Over the history of institutionalized PE investing, operational improvements have become increasingly important. While only a small factor in the 1980s, it has become the most important driver of returns in today’s world of PE investing according to a study by global consulting firm BCG. Today, almost 50% of value creation can be explained by operational improvements. Other studies back this claim up, showing that most returns come from such improvements. A study conducted by the Technical University Munich and Capital Dynamics in 2014 for example shows that operational improvements account for 37% of all value creation and for 57% of non-leverage effects. Looking at PE firms, it is apparent that they have gone great lengths to ensure the improvement of their companies. Some have hired armies of strategy consultants in order to design growth strategies or implement cost cutting measures. This has attributed to consultancies having big PE task forces, which can cover the whole life cycle of a PE deal from due diligence up to the eventual sale. Other funds have implemented their portfolio management divisions with highly trained professionals like KKR did with KKR Capstone. These divisions build a bridge between the investment team and the management of the companies. Some funds, for example Bain Capital, have shifted their focus regarding value creation towards operational improvements.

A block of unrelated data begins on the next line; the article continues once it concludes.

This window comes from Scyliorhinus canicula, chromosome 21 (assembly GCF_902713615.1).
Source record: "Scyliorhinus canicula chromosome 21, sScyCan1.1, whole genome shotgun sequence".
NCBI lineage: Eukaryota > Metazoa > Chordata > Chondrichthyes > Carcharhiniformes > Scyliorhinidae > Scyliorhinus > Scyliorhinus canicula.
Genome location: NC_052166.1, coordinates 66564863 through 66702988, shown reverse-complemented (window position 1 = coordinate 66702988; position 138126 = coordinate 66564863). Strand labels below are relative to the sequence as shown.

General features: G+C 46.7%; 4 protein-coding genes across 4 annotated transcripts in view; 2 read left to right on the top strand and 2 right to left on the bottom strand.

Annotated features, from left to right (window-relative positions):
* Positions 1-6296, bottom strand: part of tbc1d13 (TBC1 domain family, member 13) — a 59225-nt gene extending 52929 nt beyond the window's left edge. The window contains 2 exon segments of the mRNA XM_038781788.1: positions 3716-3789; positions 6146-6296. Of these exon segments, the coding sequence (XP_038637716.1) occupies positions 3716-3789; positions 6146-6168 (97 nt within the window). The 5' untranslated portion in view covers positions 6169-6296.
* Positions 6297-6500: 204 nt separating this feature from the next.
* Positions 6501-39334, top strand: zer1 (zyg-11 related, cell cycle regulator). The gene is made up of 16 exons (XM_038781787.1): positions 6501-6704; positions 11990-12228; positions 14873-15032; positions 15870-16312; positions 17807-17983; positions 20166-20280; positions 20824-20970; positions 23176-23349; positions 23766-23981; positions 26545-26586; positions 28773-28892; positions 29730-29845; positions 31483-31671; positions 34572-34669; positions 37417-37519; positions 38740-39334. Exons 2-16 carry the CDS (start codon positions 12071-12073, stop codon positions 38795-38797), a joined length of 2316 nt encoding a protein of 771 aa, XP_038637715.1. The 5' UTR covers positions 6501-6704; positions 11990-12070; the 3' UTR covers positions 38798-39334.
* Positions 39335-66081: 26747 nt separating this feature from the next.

Revenue growth seems to be more important than margin expansion at first glance